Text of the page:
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Taylor Swift Reveals ‘1989 (Taylor’s Version) Is Finally on the Way’

Taylor Swift is reliving 1989 all over again. Her latest entry in the “Taylor’s Version” re-recording series is her 2014 album, which includes three Number One singles — “Shake It Off,” “Blank Space,” and “Bad Blood” — and fan favorites like “Out of the Woods,” and “Clean.”

Swift announced that she would be releasing 1989 (Taylor’s Version) on Oct. 27, 2023 — exactly nine years after the original came out on Oct. 27, 2014 — on Wednesday during the last U.S. leg of the Eras tour at SoFi Stadium in Los Angeles.

“You might have noticed there were some new outfits on the show… There’s something I’ve been doing for a really, really ridiculously, embarrassingly long time. I think instead of telling you about it, just show sort of show you,” she said. As she turned towards the screen behind her, the cover of 1989 (Taylor’s Version) appeared, revealing a smiling Swift against a blue sky with birds, echoing the original 1989 cover while making the new version entirely her own.

Prior to the reveal, Swift took the stage in previously unworn blue dresses including a blue gown during her performance of “Enchanted,” a new blue outfit during Folklore era, and a shimmering cobalt dress during her acoustic set, hinting at the announcement.

Swift also teased that 1989 would be her next re-record in her “I Can See You” video from Speak Now (Taylor’s Version), which released on July 7. At the end of the visual, a sign on a bridge read “1′ 9″ 9.9tv.” She also performed “I Know Places” as a surprise song on Tuesday night.

The singer also previously shared the “Taylor’s Version” of 1989 tracks “This Love” and “Wildest Dreams” — the former arrived May 2022 after being featured in The Summer I Turned Pretty, while the latter arrived after the song went viral on TikTok in September 2021.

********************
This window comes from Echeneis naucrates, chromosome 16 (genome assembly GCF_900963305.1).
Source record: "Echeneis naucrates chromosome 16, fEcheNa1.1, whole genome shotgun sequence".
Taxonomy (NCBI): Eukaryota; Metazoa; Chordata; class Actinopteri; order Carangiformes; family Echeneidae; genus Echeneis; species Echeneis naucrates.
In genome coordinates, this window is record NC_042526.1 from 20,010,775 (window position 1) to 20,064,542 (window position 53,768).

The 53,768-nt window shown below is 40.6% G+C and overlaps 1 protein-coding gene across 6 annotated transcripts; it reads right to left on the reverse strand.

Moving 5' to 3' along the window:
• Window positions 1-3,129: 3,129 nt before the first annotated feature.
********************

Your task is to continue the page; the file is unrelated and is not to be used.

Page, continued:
Swift has been re-recording albums from her catalog that came out on Big Machine Records since 2019, when its former owner Scott Borchetta sold the label to music exec Scooter Braun, who also manages Justin Bieber, Ariana Grande, and J Balvin. Swift told CBS News that year that she had a contentious relationship with Braun and that her intention was to re-record her music so she had control of the masters, since the originals now belonged to Braun. So far, she’s issued “Taylor’s Version” editions of Fearless, Red, and Speak Now — all of which debuted at Number One on Billboard’s albums chart. Red’s “All Too Well (10 Minute Version)” won Swift a Grammy for Best Music Video and was a Number One hit despite its length.


1989 is the most recent recording in Swift’s catalog to get the “Taylor’s Version” treatment. At the time of its release, Rolling Stone dubbed the record a “reinvention,” since it was the moment when she broke from country music. She recalled in a Rolling Stone cover story how Borchetta listened to the album and said, “This is extraordinary – it’s the best album you’ve ever done. Can you just give me three country songs?” Her response was, “Love you, mean it, but this is how it’s going to be.”

At the time, she said her guiding principle was that there were no guiding principles. “With this record, I thought, ‘There are no rules to this,’” she told Rolling Stone. “I don’t need to use the same musicians I’ve used, or the same band, or the same producers, or the same formula. I can make whatever record I want.’” So if she’s keeping with that spirit, and the fact that she had many B sides and outtakes and several notable guests who joined her on the 1989 tour, there is no limit to what the “Taylor’s Version” of the album could be.

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